Dark comedy , “Three Billboards Outside Ebbing, Missouri” was the biggest winner at the BAFTA Film Awards,held in England on Sunday.Three Billboards won five awards, including best film, best actress for its lead performer Frances McDormand and a supporting actor award for Sam Rockwell. Writer-director Martin McDonagh also won for the film’s original screenplay. The US-set film also won the best British film honours, qualifying on the basis of its creative team and the companies involved in producing it,many of whom are British.
Mexican director Guillermo del Toro took the directing honours for his fantasy The Shape of Water, Gary Oldman took the top male acting prize for his portrayal of Winston Churchill in Darkest Hour, and Allison Janney was honoured for her supporting turn in I, Tonya . Pixar animation Coco won for best animated film, while Christopher Nolan’s Dunkirk won for best sound, and Edgar Wright’s Baby Driver won for editing. Daniel Kaluuya, the British star of Get Out took the rising star award.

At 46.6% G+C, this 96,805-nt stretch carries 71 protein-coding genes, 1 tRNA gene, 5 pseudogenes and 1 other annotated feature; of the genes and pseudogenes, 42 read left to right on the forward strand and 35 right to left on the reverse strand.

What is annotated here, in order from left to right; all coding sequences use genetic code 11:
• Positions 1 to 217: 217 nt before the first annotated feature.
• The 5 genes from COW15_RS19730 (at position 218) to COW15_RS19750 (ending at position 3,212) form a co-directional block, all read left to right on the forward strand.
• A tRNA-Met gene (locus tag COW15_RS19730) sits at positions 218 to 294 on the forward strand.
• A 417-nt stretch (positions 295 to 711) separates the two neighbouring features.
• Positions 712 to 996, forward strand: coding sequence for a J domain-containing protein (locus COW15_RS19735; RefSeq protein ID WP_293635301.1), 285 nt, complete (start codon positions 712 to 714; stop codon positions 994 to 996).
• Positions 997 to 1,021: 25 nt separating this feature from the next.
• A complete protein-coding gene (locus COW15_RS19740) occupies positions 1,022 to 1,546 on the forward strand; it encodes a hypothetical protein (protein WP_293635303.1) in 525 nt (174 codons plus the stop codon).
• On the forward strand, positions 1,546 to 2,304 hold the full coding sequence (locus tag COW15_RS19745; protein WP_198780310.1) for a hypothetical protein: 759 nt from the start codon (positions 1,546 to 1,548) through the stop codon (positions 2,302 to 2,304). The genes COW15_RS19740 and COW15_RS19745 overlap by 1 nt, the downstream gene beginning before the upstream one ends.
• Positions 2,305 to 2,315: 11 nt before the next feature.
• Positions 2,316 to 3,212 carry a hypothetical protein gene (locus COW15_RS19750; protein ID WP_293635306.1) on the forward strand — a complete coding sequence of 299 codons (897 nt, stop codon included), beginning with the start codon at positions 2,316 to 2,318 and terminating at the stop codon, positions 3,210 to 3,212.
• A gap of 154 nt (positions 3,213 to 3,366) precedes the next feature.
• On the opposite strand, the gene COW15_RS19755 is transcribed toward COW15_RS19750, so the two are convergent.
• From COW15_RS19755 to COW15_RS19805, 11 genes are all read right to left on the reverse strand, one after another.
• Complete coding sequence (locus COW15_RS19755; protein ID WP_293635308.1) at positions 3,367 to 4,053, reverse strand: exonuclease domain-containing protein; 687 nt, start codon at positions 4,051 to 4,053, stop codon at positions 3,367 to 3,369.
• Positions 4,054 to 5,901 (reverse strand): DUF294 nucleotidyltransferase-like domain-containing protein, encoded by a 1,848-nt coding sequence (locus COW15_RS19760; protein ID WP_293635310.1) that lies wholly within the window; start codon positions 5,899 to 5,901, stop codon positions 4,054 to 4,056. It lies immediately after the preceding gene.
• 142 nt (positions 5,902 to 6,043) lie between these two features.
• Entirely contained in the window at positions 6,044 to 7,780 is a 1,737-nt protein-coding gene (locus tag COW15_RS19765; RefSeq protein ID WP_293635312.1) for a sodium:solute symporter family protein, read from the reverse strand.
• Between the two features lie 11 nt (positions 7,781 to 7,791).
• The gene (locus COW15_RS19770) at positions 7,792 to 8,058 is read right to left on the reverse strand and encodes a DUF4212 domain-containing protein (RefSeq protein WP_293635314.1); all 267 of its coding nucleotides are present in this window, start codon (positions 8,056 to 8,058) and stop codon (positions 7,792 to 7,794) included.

The “Time’s Up” campaign against sexual misconduct was a recurring theme throughout the evening.Most female attendees wore black outfits in a gesture of protest.In his acceptance speech, McDonagh expressed the hope that such protests would bring about change.
“Our film is a hopeful one in lots of ways but it’s also an angry one,and as we’ve seen this year, sometimes anger is the only way to get people to listen and to change, so we’re thrilled that BAFTA has recognised this,” he said.
McDormand,the night’s biggest female winner, did not join in the protest, saying in her acceptance speech that though she supported the movement, she had a little trouble with compliance.